CompARTE Fund

Est. 2023 Erandi and Zachary Reiland

Erandi and Zachary Reiland
Erandi and Zachary Reiland

The arts have always been a core component of Erandi and Zachary Reiland’s relationship. Since they met as students at Quinnipiac University Law School, much of their social time has been spent enjoying concerts and art shows. Erandi comes from an artistic family that includes actors, poets and painters. So, when the couple decided to start a donor-advised fund at The Community Foundation as part of the 20th anniversary of the Progresso Latino Fund, they wanted it to support the arts.

“Music is one of my main passions, and I want to get more kids invested in music and arts and off their digital screens,” said Zachary, who has played the guitar since his teens. For Erandi, the couple’s fund, the CompARTE Fund, also provides an opportunity to honor her father, an actor; and her late cousin, a musician and opera singer.

Both Erandi, 41, and Zachary, 40, were raised by single mothers, and understand the financial barriers that can prevent youth from accessing arts programming. “Unfortunately, a lot of the Latino community – especially in urban areas – is struggling economically and they don’t have the time or money to rent or buy an instrument, or go to a concert or museum,” Erandi said. Amid tight budgets, school-based art and music programs often face deep cuts or elimination.

The Reilands hope their fund can start to change that in small steps. They are investing $8,000 over four years – with an additional $2,000 match from the Community Foundation – and have structured their fund to grow in perpetuity. While their initial grants will be modest, the couple understands small gifts can make a big impact. “Sometimes it’s the small gestures and little things that can make a serious impact on someone’s life,” Zachary said.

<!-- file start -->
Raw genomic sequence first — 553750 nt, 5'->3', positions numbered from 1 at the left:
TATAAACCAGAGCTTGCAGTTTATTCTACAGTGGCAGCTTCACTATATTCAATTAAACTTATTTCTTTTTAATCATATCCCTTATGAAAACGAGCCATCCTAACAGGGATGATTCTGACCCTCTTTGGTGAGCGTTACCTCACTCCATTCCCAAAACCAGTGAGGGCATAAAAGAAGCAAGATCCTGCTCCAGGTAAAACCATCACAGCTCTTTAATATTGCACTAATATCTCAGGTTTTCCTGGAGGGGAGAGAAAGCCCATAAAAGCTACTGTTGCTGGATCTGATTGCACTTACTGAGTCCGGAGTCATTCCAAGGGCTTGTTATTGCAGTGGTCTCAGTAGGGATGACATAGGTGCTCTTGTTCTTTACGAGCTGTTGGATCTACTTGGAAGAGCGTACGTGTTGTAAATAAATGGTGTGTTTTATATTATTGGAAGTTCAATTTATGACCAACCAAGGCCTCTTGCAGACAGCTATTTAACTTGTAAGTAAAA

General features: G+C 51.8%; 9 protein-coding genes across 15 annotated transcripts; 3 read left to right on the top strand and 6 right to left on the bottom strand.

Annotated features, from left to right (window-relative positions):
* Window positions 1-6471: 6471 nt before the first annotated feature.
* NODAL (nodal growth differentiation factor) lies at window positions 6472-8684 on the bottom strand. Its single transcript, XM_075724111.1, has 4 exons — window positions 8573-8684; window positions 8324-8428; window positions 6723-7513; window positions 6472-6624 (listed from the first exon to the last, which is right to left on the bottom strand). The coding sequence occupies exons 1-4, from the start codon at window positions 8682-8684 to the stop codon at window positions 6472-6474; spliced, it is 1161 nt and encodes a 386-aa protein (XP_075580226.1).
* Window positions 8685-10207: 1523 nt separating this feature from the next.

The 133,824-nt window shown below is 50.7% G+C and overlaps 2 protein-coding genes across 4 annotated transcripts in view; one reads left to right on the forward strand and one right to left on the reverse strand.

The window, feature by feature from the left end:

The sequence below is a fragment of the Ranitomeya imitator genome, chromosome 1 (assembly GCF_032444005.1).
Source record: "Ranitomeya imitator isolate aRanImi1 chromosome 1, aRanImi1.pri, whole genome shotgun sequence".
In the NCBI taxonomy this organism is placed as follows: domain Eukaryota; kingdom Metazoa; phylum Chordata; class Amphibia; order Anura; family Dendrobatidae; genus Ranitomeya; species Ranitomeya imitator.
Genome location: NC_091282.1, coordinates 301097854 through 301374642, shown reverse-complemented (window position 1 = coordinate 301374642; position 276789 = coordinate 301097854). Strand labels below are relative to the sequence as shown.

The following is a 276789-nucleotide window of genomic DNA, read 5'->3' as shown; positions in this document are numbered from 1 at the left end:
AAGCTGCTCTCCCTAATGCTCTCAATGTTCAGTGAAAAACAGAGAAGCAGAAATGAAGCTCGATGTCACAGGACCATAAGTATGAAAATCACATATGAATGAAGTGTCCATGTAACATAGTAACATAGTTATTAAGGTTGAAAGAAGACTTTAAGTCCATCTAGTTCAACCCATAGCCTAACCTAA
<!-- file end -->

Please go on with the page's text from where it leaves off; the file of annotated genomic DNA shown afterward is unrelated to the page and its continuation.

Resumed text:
Both point to their role models and the lessons they taught as examples. For Erandi, it was her mother, who emigrated to the United States to provide her daughter with a better life. “She modeled for me the importance of working hard, respecting others and always doing what’s right,” she said. Not being afraid to fail is the key lesson Zachary learned from his role models, which include his mother and his music teachers. “The people I looked up to weren’t afraid to put themselves ‘out there’ and follow their dreams,” he said.

Zachary hopes the CompARTE fund can help more young people discover similar opportunities through art and music.

“Learning to think creatively was a big part of my formative experiences growing up,” Zachary said. The arts, Erandi added, also enables youth to build confidence and see different perspectives. “Art helps people to express themselves and celebrate different cultures,” she said.

The value of art also extends beyond the individual artist, Zachary says.

“There’s inherently a community that forms around art,” he said. “Whether it’s a painting class for kids or a music class for adults, it’s a chance for like-minded people to develop real relationships.”

While they are hoping to help to support artistic communities through their philanthropy, the Reilands have discovered a community of their own through the Progreso Latino Fund, which they want to help promote. They plan to invite family and friends to contribute to their arts-focused fund. “The more people are involved, the greater the impact,” Erandi said. “It’s a great way to leave a legacy and pay it forward.”

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CompARTE Fund